The biceps are two muscles in the upper arm that originate separately at the top of the shoulder and attach at the elbow. Tendons attach these muscles to the bone, and one part of the muscle passes inside the shoulder joint and attaches directly to the shoulder. The biceps muscle includes two tendons that are attached to the shoulder and travel the length of the upper arm and insert below the elbow.
The biceps muscle is responsible for bending (or flexing) the elbow and rotating the forearm. One of the tendons is called the long head of the biceps muscle, while the second tendon is called the short head. The long head tendon is attached to the upper arm bone, while the short head attaches the muscle to a bony bump on the shoulder blade called the coracoid process.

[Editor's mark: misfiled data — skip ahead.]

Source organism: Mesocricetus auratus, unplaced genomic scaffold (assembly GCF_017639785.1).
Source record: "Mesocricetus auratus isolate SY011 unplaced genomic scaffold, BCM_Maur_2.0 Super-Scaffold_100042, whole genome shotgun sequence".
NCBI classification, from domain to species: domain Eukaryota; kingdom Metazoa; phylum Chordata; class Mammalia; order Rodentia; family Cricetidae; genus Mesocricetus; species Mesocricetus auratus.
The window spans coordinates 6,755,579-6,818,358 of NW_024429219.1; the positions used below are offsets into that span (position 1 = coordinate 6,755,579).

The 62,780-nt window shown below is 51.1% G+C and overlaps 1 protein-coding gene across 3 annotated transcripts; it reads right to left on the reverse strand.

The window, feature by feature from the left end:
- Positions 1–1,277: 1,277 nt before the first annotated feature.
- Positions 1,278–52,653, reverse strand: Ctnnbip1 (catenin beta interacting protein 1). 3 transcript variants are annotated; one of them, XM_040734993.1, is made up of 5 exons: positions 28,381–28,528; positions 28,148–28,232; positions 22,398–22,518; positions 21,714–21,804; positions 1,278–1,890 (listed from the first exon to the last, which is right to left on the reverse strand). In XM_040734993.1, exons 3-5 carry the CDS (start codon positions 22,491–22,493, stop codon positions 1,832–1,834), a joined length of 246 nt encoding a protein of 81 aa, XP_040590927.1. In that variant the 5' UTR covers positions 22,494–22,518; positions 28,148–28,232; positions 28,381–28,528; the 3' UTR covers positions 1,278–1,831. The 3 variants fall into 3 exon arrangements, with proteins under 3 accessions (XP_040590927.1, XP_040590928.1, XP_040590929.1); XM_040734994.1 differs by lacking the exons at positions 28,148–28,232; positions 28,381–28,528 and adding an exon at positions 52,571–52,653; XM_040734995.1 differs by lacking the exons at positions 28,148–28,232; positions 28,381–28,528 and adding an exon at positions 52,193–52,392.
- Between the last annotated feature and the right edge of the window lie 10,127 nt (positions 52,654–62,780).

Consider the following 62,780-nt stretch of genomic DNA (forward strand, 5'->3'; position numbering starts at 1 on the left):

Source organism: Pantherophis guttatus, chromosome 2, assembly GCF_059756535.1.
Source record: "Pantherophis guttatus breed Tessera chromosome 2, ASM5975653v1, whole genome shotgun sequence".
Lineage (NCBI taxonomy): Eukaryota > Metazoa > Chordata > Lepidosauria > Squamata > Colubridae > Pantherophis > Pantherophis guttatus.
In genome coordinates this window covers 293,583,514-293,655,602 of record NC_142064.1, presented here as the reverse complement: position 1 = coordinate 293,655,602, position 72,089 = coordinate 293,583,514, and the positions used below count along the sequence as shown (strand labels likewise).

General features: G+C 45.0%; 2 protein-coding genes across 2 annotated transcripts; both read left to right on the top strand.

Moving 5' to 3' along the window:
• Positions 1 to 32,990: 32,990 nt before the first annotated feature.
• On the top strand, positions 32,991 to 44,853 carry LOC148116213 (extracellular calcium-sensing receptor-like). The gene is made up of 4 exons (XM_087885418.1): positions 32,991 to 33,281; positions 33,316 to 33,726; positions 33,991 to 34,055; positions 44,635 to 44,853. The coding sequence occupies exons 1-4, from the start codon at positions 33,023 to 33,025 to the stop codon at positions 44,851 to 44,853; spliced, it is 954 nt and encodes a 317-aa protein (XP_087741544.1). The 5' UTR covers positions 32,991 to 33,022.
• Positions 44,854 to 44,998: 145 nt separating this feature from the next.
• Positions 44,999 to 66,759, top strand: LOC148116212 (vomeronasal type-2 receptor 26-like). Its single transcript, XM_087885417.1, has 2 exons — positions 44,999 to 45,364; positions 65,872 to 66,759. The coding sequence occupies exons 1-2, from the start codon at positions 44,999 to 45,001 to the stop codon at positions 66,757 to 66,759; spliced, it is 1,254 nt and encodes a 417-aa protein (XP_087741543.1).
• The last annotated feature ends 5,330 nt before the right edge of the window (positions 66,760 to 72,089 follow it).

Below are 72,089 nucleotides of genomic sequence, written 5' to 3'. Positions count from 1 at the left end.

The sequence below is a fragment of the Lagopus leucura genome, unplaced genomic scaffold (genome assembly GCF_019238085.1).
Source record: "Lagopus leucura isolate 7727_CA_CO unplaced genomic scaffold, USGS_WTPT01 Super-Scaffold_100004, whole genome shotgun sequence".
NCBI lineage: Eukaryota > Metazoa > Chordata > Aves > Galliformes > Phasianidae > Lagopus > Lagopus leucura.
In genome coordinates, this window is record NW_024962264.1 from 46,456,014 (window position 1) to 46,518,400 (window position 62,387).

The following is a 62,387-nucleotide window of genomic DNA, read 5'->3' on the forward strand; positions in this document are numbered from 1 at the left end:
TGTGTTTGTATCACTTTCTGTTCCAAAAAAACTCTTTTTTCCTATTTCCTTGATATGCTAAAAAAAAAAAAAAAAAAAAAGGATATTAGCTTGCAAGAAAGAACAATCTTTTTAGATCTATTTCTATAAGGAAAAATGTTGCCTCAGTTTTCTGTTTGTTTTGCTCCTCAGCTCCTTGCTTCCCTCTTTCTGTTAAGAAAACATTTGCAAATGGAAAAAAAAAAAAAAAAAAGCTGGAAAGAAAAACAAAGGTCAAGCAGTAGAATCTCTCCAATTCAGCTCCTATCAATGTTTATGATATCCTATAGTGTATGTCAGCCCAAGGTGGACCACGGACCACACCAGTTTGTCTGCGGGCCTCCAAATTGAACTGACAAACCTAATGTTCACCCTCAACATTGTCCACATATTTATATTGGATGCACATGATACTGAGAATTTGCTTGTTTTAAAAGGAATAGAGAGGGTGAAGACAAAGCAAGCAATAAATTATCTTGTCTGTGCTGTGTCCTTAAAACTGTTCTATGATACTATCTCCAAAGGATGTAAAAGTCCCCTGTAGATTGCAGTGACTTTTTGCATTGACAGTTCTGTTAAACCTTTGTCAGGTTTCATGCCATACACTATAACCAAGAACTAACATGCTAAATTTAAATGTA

A biceps tendon rupture occurs when the biceps muscle is torn from the bone at the point of attachment to the shoulder or elbow. Most commonly, the biceps tendon will tear at the long head of the biceps at the upper arm bone, leaving the other attachment of the shoulder intact. The arm can still be used after this type of occurrence, although, the individual will feel weakness in his / her shoulder and upper arm.
A tear can either be partial when a part of the tendon remains intact and only a small portion is torn away from the bone, or it can tear completely, where the entire tendon is torn away from the bone. Usually, the biceps tendon is torn at the shoulder of an individual. Biceps tendon ruptures may also occur in any patient who performs repetitive overhead lifting or work in occupations that requires lifting heavy objects, and in athletes who lift weights or participate in any aggressive sports.
The biceps are used countless times a day for strength and rotation of the arm – because of the frequent use and the demand of these muscles, biceps tendon injuries are common and may cause sudden and severe shoulder or elbow pain.